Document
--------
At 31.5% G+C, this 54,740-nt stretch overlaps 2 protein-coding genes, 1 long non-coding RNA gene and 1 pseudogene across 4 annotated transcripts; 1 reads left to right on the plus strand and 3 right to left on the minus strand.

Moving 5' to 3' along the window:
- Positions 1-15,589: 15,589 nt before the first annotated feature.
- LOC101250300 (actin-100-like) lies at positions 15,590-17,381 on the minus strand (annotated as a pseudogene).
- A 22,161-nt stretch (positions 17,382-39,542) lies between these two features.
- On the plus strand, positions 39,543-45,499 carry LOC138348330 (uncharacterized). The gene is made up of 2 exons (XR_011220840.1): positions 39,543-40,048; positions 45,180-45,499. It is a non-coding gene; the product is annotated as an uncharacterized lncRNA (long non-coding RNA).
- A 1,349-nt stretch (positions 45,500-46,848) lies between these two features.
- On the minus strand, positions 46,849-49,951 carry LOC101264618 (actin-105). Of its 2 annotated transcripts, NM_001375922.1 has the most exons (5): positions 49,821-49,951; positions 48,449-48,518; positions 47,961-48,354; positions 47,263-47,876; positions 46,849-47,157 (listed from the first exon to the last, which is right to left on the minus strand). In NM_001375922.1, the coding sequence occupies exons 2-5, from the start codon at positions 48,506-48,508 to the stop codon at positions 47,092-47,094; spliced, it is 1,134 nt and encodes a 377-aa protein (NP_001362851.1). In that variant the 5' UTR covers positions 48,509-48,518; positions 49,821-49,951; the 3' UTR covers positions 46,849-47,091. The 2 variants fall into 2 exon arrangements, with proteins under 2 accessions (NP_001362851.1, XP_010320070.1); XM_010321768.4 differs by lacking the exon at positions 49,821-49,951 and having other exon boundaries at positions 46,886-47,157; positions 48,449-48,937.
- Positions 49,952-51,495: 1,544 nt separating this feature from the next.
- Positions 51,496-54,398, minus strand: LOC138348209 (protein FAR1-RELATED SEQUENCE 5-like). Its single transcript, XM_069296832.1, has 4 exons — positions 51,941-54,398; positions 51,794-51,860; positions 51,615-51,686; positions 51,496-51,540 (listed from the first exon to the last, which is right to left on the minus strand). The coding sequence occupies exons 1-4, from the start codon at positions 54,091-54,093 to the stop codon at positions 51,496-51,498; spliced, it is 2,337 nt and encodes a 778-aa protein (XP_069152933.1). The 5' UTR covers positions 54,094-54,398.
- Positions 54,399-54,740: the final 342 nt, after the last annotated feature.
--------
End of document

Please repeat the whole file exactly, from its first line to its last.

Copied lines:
At 31.5% G+C, this 54,740-nt stretch overlaps 2 protein-coding genes, 1 long non-coding RNA gene and 1 pseudogene across 4 annotated transcripts; 1 reads left to right on the plus strand and 3 right to left on the minus strand.

Moving 5' to 3' along the window:
- Positions 1-15,589: 15,589 nt before the first annotated feature.
- LOC101250300 (actin-100-like) lies at positions 15,590-17,381 on the minus strand (annotated as a pseudogene).
- A 22,161-nt stretch (positions 17,382-39,542) lies between these two features.
- On the plus strand, positions 39,543-45,499 carry LOC138348330 (uncharacterized). The gene is made up of 2 exons (XR_011220840.1): positions 39,543-40,048; positions 45,180-45,499. It is a non-coding gene; the product is annotated as an uncharacterized lncRNA (long non-coding RNA).
- A 1,349-nt stretch (positions 45,500-46,848) lies between these two features.
- On the minus strand, positions 46,849-49,951 carry LOC101264618 (actin-105). Of its 2 annotated transcripts, NM_001375922.1 has the most exons (5): positions 49,821-49,951; positions 48,449-48,518; positions 47,961-48,354; positions 47,263-47,876; positions 46,849-47,157 (listed from the first exon to the last, which is right to left on the minus strand). In NM_001375922.1, the coding sequence occupies exons 2-5, from the start codon at positions 48,506-48,508 to the stop codon at positions 47,092-47,094; spliced, it is 1,134 nt and encodes a 377-aa protein (NP_001362851.1). In that variant the 5' UTR covers positions 48,509-48,518; positions 49,821-49,951; the 3' UTR covers positions 46,849-47,091. The 2 variants fall into 2 exon arrangements, with proteins under 2 accessions (NP_001362851.1, XP_010320070.1); XM_010321768.4 differs by lacking the exon at positions 49,821-49,951 and having other exon boundaries at positions 46,886-47,157; positions 48,449-48,937.
- Positions 49,952-51,495: 1,544 nt separating this feature from the next.
- Positions 51,496-54,398, minus strand: LOC138348209 (protein FAR1-RELATED SEQUENCE 5-like). Its single transcript, XM_069296832.1, has 4 exons — positions 51,941-54,398; positions 51,794-51,860; positions 51,615-51,686; positions 51,496-51,540 (listed from the first exon to the last, which is right to left on the minus strand). The coding sequence occupies exons 1-4, from the start codon at positions 54,091-54,093 to the stop codon at positions 51,496-51,498; spliced, it is 2,337 nt and encodes a 778-aa protein (XP_069152933.1). The 5' UTR covers positions 54,094-54,398.
- Positions 54,399-54,740: the final 342 nt, after the last annotated feature.